AMD's rival Intel may have dominated the PC microprocessor arena, but now that market is maturing, and Intel finds itself in a precarious situation longer term if it doesn't find new avenues for growth. In this premium research report on Intel, our analyst runs through all of the key topics investors should understand about the chip giant. Better yet, you'll continue to receive updates for an entire year. Click here now to learn more.

Read/Post Comments (12) | Recommend This Article (2)

Comments from our Foolish Readers

Help us keep this a respectfully Foolish area! This is a place for our readers to discuss, debate, and learn more about the Foolish investing topic you read about above. Help us keep it clean and safe. If you believe a comment is abusive or otherwise violates our Fool's Rules, please report it via the Report this Comment Report this Comment icon found on every comment.

  • Report this Comment On March 01, 2013, at 7:11 PM, ColoradoHamster wrote:

    This is a pretty content-free article, unless you have not been following the company at all. AMD presented their plan to stabilize their cash flow and grow their business again in their last quarterly report. Will it be successful? I don't know, but how about talking about that instead of just restating the obvious.

  • Report this Comment On March 01, 2013, at 10:33 PM, longjon123 wrote:

    This article disappoints, particularly because now is the time of maximum skepticism with AMD. To further perpetuate it after the negatives have been baked in indicates an ill-timed article. In particular, it misses the sweet spot regarding relevancy. CEO Rory Read expressed a desire to diversify away from PCs and he has shown a willingness to do what it takes. It will happen, in my opinion, and the ratings companies will come around. That said, a big risk not mentioned here is the off balance sheet liabilities due to GlobalFoundries. These are things a few extra minutes of research would reveal about AMD. This article does not inform. Rather, it segways into a superficial platform designed to sell a research report on Intel. What a shame.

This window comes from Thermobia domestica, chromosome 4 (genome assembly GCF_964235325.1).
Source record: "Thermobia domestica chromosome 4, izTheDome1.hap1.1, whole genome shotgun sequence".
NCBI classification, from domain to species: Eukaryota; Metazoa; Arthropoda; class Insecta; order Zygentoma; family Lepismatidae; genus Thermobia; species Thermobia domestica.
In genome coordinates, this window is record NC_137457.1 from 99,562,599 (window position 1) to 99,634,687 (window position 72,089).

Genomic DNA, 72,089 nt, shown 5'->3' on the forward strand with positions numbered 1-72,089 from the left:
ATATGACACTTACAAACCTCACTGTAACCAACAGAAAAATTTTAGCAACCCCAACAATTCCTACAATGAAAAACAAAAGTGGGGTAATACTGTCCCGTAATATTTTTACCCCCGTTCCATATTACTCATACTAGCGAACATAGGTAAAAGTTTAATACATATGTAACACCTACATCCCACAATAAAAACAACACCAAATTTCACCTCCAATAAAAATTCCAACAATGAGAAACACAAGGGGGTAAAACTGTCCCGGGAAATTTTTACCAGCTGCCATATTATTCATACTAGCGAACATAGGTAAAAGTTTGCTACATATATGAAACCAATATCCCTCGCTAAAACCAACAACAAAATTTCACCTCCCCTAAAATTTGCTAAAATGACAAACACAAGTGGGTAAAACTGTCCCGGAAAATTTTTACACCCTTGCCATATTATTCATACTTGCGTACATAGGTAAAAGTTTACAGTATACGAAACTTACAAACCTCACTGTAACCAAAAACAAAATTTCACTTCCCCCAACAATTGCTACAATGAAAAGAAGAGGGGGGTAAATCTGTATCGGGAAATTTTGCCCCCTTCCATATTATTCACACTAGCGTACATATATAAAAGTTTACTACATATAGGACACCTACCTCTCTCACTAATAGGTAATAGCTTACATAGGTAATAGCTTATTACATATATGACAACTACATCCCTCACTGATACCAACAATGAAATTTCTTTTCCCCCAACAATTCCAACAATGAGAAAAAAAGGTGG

• Report this Comment On March 02, 2013, at 1:15 AM, rav55 wrote:

    It is evident that the Fool is the author who tries to play analyst.

  • Report this Comment On March 02, 2013, at 7:24 AM, lokiracer wrote:

    "The PC's no longer the thing" -- Good thing AMD is in all the next-gen consoles then.

  • Report this Comment On March 02, 2013, at 11:17 AM, asH95 wrote:

    Here's the info you desperately need

    AMD captures highest ever market share in India

    Rory Read President and CEO

    Advanced Micro Devices

    Advanced Micro Devices at Morgan Stanley Technology, Media & Telecom Conference